Last updated: September 19, 2019
Create a National Park
- Grade Level:
- Middle School: Sixth Grade through Eighth Grade
- Science,Social Studies
- Lesson Duration:
- 60 Minutes
How are national parks created? Why set up a national park? Who owns a national park?
Students will be able to:
1. Answer the question: Why do we need national parks?
2. Describe characteristics of a national park.
3. List three problems facing national parks.
4. Analyze the information learned and write a persuasive proposal for a national park designation.
There are over 400 national park areas in the National Park System. They have been set aside by Congress to preserve and protect the best of our natural, recreational, and cultural resources for the use and enjoyment of all persons, including future generations. For this lesson, we will be discussing parks set aside for their natural wonders. These parks are as diverse as the visitors who come to them. A park may offer any one or a combination of the following: camping, wilderness, hiking trails, scenic overlooks, nature trails, campfire programs, boat tours, canoeing, fishing, boardwalks, rock climbing, swimming, or tours of historic buildings and cultural sites.
A park may have several outstanding natural features for which it was set aside, or it may be preserved for a specific site. Park management is set up much like a school system, the rangers being the teachers. Each day brings new challenges to a park and its resources. Some parks may have numerous problems facing them.
Upon arriving at many of the national parks, the visitor pays a small entrance fee and is handed park information outlining major resources and sites to visit. Larger parks have a visitor center where rangers disperse information about the park. One part of a park ranger’s job is to interpret the park resources and problems to the visitors so that they can understand the concerns of the park. Why? Because parks belong to the people and they must learn about these valuable resources and how to protect them!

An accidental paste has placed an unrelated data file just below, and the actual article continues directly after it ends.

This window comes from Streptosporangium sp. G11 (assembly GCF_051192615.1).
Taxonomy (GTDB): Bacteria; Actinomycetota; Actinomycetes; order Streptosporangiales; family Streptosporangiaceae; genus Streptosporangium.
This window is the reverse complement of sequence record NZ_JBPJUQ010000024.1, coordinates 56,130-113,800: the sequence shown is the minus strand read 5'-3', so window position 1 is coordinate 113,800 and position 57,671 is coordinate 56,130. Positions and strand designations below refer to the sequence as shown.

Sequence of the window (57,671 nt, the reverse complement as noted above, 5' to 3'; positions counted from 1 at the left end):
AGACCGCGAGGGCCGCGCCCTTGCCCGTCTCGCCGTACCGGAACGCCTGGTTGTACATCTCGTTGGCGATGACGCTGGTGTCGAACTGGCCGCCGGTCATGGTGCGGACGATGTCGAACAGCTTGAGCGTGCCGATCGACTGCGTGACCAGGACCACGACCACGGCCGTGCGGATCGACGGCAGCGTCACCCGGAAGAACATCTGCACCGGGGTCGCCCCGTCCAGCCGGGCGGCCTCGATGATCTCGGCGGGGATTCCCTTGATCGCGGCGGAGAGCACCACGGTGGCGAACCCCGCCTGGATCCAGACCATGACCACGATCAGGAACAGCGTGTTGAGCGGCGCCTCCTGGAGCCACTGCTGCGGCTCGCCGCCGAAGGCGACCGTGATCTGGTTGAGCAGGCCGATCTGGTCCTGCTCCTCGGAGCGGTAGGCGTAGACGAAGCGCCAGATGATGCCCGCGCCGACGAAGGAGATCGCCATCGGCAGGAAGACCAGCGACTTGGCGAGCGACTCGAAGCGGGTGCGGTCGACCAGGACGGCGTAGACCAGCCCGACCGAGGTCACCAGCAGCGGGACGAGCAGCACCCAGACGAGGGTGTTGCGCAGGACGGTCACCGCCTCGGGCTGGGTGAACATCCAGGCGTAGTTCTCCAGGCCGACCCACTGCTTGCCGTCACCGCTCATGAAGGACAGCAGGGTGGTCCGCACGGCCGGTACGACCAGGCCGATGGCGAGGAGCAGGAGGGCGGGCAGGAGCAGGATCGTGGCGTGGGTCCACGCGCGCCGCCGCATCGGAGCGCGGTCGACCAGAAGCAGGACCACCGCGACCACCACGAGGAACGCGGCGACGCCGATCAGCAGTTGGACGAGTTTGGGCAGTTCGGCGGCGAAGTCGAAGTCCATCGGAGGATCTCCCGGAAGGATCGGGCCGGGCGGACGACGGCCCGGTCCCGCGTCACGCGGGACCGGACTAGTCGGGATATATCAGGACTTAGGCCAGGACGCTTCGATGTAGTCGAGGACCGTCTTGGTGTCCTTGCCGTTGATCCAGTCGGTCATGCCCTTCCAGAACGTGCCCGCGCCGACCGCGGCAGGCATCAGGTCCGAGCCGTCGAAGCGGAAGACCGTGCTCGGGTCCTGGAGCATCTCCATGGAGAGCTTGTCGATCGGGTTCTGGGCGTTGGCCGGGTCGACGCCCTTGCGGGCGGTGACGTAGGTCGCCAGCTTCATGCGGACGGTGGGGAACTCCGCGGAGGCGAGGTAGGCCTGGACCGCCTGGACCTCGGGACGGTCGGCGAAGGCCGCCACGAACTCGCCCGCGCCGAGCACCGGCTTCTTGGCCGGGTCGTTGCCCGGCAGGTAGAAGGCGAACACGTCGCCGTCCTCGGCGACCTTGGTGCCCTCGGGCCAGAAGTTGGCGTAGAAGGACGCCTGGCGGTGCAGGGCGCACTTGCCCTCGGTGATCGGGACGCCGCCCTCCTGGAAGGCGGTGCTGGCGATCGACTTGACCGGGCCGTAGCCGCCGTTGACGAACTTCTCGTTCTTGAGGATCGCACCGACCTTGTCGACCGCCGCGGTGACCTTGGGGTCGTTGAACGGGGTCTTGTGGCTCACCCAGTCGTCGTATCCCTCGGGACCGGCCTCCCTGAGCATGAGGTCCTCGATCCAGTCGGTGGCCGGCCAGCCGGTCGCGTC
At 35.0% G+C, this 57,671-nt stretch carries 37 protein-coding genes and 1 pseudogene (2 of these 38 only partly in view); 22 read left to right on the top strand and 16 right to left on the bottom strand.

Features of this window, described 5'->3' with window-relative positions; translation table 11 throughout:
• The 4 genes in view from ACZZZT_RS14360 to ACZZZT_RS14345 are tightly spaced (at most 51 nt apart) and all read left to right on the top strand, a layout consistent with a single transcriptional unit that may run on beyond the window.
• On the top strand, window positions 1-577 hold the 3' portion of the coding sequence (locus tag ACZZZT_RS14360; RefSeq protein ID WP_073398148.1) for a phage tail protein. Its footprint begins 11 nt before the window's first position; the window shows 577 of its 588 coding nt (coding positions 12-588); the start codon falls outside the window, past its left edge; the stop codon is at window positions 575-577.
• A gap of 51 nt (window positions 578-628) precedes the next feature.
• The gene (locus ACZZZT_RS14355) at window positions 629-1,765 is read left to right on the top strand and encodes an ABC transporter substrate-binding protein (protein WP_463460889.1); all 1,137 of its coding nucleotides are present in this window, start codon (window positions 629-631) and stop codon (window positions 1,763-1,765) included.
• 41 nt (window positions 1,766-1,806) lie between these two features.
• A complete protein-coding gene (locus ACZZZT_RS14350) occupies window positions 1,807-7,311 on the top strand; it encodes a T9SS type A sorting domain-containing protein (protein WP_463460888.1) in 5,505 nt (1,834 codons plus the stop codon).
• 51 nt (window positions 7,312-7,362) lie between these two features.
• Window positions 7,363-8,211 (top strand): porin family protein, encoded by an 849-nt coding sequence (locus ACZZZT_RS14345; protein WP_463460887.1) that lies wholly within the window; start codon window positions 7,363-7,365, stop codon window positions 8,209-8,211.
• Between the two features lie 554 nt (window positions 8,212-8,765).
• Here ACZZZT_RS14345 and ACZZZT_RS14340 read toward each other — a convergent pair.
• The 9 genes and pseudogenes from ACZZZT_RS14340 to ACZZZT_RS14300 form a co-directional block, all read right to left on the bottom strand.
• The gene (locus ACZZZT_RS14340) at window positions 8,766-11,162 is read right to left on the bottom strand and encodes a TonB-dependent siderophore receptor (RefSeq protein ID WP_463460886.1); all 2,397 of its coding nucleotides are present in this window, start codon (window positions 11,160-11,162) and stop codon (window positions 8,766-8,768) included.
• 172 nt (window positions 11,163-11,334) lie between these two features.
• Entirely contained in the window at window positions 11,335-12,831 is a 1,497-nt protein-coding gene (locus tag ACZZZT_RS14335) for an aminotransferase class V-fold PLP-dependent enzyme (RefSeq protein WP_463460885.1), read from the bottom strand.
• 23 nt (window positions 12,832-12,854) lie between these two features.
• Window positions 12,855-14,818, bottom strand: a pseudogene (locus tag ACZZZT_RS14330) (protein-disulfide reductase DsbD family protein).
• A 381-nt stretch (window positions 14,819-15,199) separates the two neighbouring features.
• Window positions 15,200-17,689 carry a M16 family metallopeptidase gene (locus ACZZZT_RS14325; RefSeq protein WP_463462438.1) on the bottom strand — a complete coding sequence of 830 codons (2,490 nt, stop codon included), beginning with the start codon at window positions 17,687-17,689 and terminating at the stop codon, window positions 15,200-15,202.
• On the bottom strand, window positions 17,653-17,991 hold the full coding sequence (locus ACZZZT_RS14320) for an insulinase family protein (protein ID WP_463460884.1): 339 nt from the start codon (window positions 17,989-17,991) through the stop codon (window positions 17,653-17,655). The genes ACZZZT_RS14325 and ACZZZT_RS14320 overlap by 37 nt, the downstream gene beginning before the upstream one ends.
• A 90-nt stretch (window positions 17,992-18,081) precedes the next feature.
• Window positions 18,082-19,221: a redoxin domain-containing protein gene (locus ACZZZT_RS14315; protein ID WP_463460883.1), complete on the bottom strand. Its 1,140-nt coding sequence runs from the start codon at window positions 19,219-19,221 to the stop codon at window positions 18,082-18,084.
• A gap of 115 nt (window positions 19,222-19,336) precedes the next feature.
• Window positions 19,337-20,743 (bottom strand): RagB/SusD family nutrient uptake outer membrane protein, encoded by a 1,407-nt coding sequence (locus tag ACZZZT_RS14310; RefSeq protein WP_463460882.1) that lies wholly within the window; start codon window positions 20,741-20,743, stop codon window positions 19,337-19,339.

For each pair of students:
- Paper, pencil
- Hand lens
- String (15 ft. long)
- Six popsicle sticks
- Poker chips (at least one per student)
- Discuss the concept of a national park with your students. Ask students if they have ever been to a national park. What makes it different from a state park or a county park?
- Ask students what they would like in a national park, if they were to create a “perfect park.” Why set up a national park? Who owns national parks?
- Pair off the students. Distribute the materials listed on the preceding page to each pair.
- Assign, or let each pair choose, an outdoor spot for their national park. Using their string, they should rope off the area.
- Students must move about their national park on hands and knees. Using the hand lenses, the students should choose the scenic values of their park; a hole might be a canyon, a rock might be a mountain, for instance. The popsicle sticks can be used to mark the trails or scenic spots.
- Give the class 20-25 minutes to set up the trails in their park. After the students have marked their parks, they must make a brochure (including a map) to publicize their park.
- Once the parks are ready for business, the “rangers” (the paired students) must advertise their park. They should advertise their park by shouting out its attributes. Ask the pairs to split up.
- One student in the pair should remain in the park to interpret it, while the second visits other national park. The students may then switch. The poker chips are the entrance fee needed to visit another national park. Every student must visit at least one national park.
- After they have visited the national parks, ask students the following questions: Did they have problems getting visitors to come to their park? Were visitors always careful with the parks’ resources?
- Did they have too many visitors? What would they change? What problems occurred?
- How would they raise money to improve the park’s facilities?
Write a proposal to get funding to buy a national park. Presentations should be made to the “President” (teacher). Show students how they can participate in the online “Web Ranger” program at www.nps.gov or in a national park “Jr. Ranger” program the next time their families visit a national park.
Cultural resources, national park, natural resources.
Discuss why we should have national parks. What can you do to help protect the resources in a national park? Who has the responsibility of preserving and protecting the park for future generations?